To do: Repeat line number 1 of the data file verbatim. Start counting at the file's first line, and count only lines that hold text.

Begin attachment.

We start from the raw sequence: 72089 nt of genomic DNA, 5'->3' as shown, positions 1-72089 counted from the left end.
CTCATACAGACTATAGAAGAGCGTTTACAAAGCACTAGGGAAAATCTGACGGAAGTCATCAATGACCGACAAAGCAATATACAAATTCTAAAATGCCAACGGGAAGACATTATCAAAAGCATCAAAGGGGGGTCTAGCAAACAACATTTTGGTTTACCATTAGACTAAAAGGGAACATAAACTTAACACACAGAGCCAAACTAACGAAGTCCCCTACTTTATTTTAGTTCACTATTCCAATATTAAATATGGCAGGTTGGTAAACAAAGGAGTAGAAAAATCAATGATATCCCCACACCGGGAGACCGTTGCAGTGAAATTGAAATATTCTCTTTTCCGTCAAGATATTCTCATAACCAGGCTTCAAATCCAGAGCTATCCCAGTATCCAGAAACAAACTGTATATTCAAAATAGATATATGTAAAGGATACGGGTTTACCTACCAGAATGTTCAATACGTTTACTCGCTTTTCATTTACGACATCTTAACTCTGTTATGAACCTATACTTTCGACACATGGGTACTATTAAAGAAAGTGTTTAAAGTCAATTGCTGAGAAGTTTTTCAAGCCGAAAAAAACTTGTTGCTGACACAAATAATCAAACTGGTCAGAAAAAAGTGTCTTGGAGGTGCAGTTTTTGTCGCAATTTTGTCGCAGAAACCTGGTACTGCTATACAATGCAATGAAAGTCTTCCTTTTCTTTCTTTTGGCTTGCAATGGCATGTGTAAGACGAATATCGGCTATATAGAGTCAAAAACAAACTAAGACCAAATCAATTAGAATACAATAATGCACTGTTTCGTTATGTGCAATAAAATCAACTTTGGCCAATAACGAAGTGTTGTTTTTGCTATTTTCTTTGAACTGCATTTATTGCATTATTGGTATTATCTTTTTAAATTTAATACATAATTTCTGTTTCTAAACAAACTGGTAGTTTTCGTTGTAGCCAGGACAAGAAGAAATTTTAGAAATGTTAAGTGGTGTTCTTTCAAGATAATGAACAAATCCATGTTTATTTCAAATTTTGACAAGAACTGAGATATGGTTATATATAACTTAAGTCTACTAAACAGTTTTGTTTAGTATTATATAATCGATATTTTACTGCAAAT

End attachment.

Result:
We start from the raw sequence: 72089 nt of genomic DNA, 5'->3' as shown, positions 1-72089 counted from the left end.